It’s a welcome respite from the frenetic, polluted frontier land of Shenzhen proper, but still feels slightly surreal and – aside from the huge crush of lunchtime, where tools are ubiquitously downed for 1.5hrs – the perfectly kept pathways and corridors are virtually deserted. Those workers, when we did see them, ambled down to lunch in casual clothes with the relaxed, amiable disposition one would expect given the unique financial and career opportunities they have at the firm.
Huawei says it is not a state-owned enterprise nor is it listed on an international stock market, but instead is fully owned by its Chinese employee ‘shareholders’, with founder Ren having the largest share at 1.4 per cent. The 65,000 shareholders currently at the firm then vote for a kind of electoral college of 60, who are able to elect members to the board.
Although salary levels are around the standard for similar Chinese firms, after two years with the company employees are given shares, according to rank, performance and time spent at the firm. It’s the dividend payments of these shares, a spokesperson said, that means Huawei staff can retire at the ridiculously early age of 45 – as long as the employee has been with the firm for eight years or more. They apparently provide a generous source of income and help Huawei attract the best talent, as well as giving the campus, where the average age of employees is just 29, an atmosphere more Logan’s Run than Silicon Valley.
Innovation, innovation, innovation
These employees, plucked from the best universities in China, are seen as the key to Huawei’s success. Over 10 per cent of the firm’s revenues are spent on research and development, with 70,000, or around half, of its employees working in this part of the business. Some 70 per cent of this bunch are said to possess doctorates.
The key message we were fed at every turn was just how innovative Huwaei has become. The company may have clashed with rival Cisco in the past over alleged patent infringement, but wants the world to know it is determined to single-handedly fly the flag for a nation whose tech firms have historically been known as copycats rather than innovators. Huawei now has 23,000 patents which it hopes will stand it in good stead for the future.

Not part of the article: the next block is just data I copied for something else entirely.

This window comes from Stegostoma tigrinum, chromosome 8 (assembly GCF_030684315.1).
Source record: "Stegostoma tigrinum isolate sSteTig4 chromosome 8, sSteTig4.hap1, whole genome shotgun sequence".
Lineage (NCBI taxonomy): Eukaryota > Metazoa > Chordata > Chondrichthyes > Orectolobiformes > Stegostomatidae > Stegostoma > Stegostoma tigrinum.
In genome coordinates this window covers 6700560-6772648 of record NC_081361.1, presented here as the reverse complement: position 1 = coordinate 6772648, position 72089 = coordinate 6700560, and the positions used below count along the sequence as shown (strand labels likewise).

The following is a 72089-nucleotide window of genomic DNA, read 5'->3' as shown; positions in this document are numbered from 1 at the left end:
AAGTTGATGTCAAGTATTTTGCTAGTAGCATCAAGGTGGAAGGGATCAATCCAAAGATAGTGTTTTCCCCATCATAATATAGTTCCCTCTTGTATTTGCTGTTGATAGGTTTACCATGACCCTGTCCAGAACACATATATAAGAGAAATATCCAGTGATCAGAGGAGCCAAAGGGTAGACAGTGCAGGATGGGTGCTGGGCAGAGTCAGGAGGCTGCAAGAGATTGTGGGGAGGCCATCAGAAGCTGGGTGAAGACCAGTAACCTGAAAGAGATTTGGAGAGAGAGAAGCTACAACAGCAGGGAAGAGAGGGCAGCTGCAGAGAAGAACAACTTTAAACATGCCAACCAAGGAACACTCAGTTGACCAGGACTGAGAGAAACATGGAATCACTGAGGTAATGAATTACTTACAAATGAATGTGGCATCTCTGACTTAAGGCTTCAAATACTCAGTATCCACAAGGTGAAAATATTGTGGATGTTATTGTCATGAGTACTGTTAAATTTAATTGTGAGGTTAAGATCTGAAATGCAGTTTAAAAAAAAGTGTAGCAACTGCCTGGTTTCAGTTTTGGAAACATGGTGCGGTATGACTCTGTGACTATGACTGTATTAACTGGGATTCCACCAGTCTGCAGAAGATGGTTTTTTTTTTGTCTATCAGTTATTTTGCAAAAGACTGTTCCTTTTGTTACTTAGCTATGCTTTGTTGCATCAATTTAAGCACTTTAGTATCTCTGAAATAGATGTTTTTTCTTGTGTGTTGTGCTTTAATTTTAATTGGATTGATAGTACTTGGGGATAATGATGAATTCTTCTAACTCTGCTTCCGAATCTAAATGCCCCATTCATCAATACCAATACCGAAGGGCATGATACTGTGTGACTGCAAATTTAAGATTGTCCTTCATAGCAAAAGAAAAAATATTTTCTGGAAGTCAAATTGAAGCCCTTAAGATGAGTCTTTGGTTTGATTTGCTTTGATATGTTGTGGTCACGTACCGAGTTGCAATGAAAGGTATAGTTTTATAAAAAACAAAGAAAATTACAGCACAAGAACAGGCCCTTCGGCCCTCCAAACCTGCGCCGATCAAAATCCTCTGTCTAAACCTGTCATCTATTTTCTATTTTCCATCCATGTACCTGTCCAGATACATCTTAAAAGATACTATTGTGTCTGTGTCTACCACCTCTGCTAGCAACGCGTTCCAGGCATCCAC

The proof of all this investment is on display in the huge exhibition hall, where customers, regulators and government representatives are all treated to an impressive array of kit designed to show off the company’s best efforts. Kit such as its SingleRAN products designed to offer mobile operators multiple spectrum band capabilities of competing standards from a single antenna. Or its user-targeting beamforming technology which has been developed to save power and increase efficiency in the transmission of radio waves by intelligently targeting the signal towards where there are most users.
The AtomCell is one early product that makes use of this beamforming tech. Unveiled at Mobile World Congress this year it’s Huawei’s answer to the coverage and backhaul problems associated with small cells, which are increasingly being demanded by operators to light up coverage blind spots. Not yet deployed, this micro base station product could be seen in airports, office blocks, and shopping malls before long, a Huawei spokesman explained.
Huawei is also working on Beyond LTE technology which could offer speeds of up to 30Gbps to cope with the rising flood of global data, although this is still at a very early stage. Elsewhere on the exhibition floor we were shown prototypes of new datacentre cabinets which the firm said can improve energy efficiency by up to 30 per cent by effectively sealing off the cabinet to the outside air and cooling it, rather than the room.